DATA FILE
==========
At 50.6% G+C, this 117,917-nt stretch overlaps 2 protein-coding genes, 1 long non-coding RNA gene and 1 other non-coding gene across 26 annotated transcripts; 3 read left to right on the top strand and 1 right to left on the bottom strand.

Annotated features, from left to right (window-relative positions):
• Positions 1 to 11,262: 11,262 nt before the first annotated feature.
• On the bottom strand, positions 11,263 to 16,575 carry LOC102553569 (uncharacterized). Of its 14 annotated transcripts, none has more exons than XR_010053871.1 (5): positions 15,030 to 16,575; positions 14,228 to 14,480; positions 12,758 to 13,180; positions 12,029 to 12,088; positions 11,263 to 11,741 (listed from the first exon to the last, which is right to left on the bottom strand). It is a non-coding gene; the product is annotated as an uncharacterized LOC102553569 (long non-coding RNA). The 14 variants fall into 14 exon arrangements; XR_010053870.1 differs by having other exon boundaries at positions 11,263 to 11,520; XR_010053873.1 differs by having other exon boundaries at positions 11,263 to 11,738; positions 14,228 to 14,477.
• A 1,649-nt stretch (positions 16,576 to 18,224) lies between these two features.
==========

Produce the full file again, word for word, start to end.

At 50.6% G+C, this 117,917-nt stretch overlaps 2 protein-coding genes, 1 long non-coding RNA gene and 1 other non-coding gene across 26 annotated transcripts; 3 read left to right on the top strand and 1 right to left on the bottom strand.

Annotated features, from left to right (window-relative positions):
• Positions 1 to 11,262: 11,262 nt before the first annotated feature.
• On the bottom strand, positions 11,263 to 16,575 carry LOC102553569 (uncharacterized). Of its 14 annotated transcripts, none has more exons than XR_010053871.1 (5): positions 15,030 to 16,575; positions 14,228 to 14,480; positions 12,758 to 13,180; positions 12,029 to 12,088; positions 11,263 to 11,741 (listed from the first exon to the last, which is right to left on the bottom strand). It is a non-coding gene; the product is annotated as an uncharacterized LOC102553569 (long non-coding RNA). The 14 variants fall into 14 exon arrangements; XR_010053870.1 differs by having other exon boundaries at positions 11,263 to 11,520; XR_010053873.1 differs by having other exon boundaries at positions 11,263 to 11,738; positions 14,228 to 14,477.
• A 1,649-nt stretch (positions 16,576 to 18,224) lies between these two features.